On Christmas Eve 1926, Roger Baldwin set sail for the Soviet Union, a man adrift.
Nearly seven years before, he had helped found the American Civil Liberties Union (ACLU). He had been a hands-on executive director for the upstart organization, which had had an immediate impact with its unapologetic First Amendment defenses of labor radicals. But in 1926, Baldwin took a leave of absence from the organization as personal crises mounted. He was battling depression. His marriage was on the rocks. A close friend had died of a drug overdose. Later in life, Baldwin would tell an interviewer that it was "a time of confusion in my values."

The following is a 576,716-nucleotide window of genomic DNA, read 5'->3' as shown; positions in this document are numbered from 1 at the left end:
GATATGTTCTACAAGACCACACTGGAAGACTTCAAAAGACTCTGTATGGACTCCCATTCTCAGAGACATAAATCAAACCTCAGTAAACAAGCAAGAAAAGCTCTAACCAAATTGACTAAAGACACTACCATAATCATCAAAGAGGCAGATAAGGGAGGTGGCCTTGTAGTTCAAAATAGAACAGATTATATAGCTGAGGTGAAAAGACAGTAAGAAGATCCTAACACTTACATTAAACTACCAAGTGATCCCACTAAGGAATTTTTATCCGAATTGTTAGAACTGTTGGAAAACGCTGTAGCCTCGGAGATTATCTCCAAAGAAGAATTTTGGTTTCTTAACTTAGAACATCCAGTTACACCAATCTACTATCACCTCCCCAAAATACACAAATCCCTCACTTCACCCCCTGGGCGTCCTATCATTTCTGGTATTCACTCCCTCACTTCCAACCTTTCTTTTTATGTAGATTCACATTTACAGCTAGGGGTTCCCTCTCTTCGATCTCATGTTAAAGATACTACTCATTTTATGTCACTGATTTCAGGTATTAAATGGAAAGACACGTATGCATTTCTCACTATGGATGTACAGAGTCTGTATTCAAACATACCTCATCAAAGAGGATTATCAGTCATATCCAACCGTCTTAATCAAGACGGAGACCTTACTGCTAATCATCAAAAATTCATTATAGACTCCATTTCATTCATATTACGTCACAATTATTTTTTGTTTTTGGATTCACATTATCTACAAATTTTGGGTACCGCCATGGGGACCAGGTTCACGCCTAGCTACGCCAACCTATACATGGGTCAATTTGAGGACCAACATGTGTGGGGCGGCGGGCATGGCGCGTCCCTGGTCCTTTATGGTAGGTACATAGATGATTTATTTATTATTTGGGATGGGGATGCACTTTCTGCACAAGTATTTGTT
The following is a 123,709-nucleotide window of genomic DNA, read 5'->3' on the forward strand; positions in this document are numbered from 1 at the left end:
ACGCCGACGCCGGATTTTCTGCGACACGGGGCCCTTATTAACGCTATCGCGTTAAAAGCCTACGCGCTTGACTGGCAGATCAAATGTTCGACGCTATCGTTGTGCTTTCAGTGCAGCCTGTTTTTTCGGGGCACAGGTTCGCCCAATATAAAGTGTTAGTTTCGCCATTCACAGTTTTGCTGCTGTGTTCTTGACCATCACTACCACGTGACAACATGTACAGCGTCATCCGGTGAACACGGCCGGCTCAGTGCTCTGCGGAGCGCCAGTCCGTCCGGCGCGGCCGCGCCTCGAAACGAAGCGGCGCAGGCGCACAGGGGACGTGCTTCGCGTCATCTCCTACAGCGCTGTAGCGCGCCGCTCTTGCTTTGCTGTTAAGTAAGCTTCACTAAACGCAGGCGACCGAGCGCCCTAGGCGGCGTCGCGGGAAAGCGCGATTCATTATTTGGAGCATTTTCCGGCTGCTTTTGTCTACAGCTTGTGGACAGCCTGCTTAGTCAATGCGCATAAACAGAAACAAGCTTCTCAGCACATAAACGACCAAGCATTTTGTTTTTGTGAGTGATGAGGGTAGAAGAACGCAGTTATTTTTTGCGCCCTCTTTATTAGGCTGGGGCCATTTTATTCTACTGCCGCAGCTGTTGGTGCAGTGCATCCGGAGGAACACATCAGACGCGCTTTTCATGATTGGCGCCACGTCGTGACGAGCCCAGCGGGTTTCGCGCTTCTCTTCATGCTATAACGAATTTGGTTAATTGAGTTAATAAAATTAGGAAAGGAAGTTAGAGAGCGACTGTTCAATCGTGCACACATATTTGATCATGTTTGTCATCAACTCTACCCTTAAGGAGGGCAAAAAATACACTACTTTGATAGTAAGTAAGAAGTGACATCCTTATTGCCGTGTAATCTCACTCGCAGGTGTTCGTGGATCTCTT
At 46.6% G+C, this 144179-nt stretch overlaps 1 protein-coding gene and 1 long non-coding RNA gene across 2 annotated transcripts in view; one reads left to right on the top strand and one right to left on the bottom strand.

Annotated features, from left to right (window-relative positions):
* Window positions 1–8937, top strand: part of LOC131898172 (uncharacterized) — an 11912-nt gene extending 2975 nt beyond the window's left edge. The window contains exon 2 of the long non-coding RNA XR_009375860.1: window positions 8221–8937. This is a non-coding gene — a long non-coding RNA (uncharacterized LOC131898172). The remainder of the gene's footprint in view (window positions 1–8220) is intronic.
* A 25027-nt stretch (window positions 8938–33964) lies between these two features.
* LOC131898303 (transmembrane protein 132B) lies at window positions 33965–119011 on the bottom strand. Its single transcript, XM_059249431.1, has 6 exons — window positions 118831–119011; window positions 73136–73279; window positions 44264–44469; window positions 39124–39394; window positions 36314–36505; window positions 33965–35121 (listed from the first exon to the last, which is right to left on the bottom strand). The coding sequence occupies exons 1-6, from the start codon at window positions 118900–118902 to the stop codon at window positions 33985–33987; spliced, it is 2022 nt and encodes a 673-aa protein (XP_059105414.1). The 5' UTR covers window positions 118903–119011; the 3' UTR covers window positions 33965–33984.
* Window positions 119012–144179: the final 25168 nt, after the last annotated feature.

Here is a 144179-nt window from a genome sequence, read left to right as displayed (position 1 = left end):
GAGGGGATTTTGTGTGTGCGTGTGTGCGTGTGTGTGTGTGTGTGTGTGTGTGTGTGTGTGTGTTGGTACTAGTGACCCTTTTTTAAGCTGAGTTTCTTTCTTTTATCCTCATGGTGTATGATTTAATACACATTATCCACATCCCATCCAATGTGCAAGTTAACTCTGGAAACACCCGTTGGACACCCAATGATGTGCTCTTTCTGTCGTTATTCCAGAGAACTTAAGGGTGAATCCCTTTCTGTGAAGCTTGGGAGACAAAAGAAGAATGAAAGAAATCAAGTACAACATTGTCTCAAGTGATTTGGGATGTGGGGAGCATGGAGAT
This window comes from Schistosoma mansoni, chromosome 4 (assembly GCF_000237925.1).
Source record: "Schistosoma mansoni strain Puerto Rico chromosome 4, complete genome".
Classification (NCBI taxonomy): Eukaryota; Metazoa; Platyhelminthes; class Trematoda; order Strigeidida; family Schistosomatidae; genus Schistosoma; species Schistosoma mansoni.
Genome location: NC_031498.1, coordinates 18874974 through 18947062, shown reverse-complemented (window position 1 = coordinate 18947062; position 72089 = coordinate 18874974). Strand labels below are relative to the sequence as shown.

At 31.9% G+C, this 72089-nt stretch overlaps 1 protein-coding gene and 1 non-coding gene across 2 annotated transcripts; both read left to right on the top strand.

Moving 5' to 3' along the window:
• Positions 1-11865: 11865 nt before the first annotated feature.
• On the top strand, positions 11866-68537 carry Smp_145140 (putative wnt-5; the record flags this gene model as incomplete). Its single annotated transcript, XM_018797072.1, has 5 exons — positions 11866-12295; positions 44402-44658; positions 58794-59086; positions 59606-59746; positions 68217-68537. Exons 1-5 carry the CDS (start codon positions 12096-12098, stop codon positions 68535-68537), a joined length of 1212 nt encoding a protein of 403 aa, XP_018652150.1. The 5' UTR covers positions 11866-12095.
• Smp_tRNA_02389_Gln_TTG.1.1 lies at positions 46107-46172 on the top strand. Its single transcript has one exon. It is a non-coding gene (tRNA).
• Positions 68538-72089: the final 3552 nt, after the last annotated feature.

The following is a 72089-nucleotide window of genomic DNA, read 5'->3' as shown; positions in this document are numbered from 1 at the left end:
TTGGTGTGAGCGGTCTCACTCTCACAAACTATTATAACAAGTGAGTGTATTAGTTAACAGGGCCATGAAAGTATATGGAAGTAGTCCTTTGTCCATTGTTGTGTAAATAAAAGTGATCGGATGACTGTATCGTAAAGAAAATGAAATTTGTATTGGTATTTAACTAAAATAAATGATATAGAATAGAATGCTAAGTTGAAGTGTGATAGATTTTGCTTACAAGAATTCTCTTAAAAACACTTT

Baldwin had always been a mess of contradictions. He was a Boston Brahmin pursuing a classless society, a pacifist who called for class war, a civil libertarian who enthusiastically supported the Soviet experiment despite reports of the Bolsheviks' police-state tactics.
Now he would finally get to see the workers' paradise for himself. And soon he would be producing apologias for it, writes ACLU Managing Editor Matthew Harwood in a sharp critique of his organization's founder.